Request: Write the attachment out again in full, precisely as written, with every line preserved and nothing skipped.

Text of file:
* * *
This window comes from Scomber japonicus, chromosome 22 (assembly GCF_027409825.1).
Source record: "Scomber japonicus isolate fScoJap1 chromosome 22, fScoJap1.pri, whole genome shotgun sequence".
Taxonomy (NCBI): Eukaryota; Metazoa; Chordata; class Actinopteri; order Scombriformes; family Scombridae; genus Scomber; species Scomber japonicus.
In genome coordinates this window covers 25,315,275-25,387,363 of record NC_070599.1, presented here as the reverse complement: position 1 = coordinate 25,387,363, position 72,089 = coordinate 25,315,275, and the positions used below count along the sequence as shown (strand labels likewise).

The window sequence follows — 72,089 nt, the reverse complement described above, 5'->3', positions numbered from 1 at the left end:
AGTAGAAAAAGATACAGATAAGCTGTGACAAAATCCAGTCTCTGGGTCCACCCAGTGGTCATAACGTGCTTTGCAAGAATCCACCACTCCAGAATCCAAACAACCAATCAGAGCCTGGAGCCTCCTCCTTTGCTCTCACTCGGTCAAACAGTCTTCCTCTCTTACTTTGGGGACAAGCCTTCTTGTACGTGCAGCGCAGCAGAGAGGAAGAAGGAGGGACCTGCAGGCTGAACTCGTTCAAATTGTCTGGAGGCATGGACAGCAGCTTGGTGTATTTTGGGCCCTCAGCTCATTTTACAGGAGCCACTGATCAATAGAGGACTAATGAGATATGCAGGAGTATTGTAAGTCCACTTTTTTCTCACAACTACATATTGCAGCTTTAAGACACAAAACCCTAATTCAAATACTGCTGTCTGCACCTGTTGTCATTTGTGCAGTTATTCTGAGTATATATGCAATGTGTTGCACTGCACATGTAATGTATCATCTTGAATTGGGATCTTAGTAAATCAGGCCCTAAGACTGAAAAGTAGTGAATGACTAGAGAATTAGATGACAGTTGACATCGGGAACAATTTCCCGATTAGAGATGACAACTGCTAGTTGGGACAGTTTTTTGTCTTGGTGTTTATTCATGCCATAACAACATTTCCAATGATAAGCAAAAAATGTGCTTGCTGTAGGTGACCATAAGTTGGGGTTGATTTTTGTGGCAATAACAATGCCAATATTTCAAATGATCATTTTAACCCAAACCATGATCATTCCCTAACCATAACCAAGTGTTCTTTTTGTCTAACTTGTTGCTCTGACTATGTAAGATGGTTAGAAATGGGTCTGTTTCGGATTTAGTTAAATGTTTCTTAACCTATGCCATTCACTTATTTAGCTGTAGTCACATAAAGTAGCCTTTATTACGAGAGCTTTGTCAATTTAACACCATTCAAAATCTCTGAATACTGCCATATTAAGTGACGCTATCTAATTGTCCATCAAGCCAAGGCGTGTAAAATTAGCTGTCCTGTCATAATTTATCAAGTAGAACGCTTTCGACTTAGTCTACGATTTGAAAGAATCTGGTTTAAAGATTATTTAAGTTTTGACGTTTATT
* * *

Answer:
This window comes from Scomber japonicus, chromosome 22 (assembly GCF_027409825.1).
Source record: "Scomber japonicus isolate fScoJap1 chromosome 22, fScoJap1.pri, whole genome shotgun sequence".
Taxonomy (NCBI): Eukaryota; Metazoa; Chordata; class Actinopteri; order Scombriformes; family Scombridae; genus Scomber; species Scomber japonicus.
In genome coordinates this window covers 25,315,275-25,387,363 of record NC_070599.1, presented here as the reverse complement: position 1 = coordinate 25,387,363, position 72,089 = coordinate 25,315,275, and the positions used below count along the sequence as shown (strand labels likewise).

The window sequence follows — 72,089 nt, the reverse complement described above, 5'->3', positions numbered from 1 at the left end:
AGTAGAAAAAGATACAGATAAGCTGTGACAAAATCCAGTCTCTGGGTCCACCCAGTGGTCATAACGTGCTTTGCAAGAATCCACCACTCCAGAATCCAAACAACCAATCAGAGCCTGGAGCCTCCTCCTTTGCTCTCACTCGGTCAAACAGTCTTCCTCTCTTACTTTGGGGACAAGCCTTCTTGTACGTGCAGCGCAGCAGAGAGGAAGAAGGAGGGACCTGCAGGCTGAACTCGTTCAAATTGTCTGGAGGCATGGACAGCAGCTTGGTGTATTTTGGGCCCTCAGCTCATTTTACAGGAGCCACTGATCAATAGAGGACTAATGAGATATGCAGGAGTATTGTAAGTCCACTTTTTTCTCACAACTACATATTGCAGCTTTAAGACACAAAACCCTAATTCAAATACTGCTGTCTGCACCTGTTGTCATTTGTGCAGTTATTCTGAGTATATATGCAATGTGTTGCACTGCACATGTAATGTATCATCTTGAATTGGGATCTTAGTAAATCAGGCCCTAAGACTGAAAAGTAGTGAATGACTAGAGAATTAGATGACAGTTGACATCGGGAACAATTTCCCGATTAGAGATGACAACTGCTAGTTGGGACAGTTTTTTGTCTTGGTGTTTATTCATGCCATAACAACATTTCCAATGATAAGCAAAAAATGTGCTTGCTGTAGGTGACCATAAGTTGGGGTTGATTTTTGTGGCAATAACAATGCCAATATTTCAAATGATCATTTTAACCCAAACCATGATCATTCCCTAACCATAACCAAGTGTTCTTTTTGTCTAACTTGTTGCTCTGACTATGTAAGATGGTTAGAAATGGGTCTGTTTCGGATTTAGTTAAATGTTTCTTAACCTATGCCATTCACTTATTTAGCTGTAGTCACATAAAGTAGCCTTTATTACGAGAGCTTTGTCAATTTAACACCATTCAAAATCTCTGAATACTGCCATATTAAGTGACGCTATCTAATTGTCCATCAAGCCAAGGCGTGTAAAATTAGCTGTCCTGTCATAATTTATCAAGTAGAACGCTTTCGACTTAGTCTACGATTTGAAAGAATCTGGTTTAAAGATTATTTAAGTTTTGACGTTTATT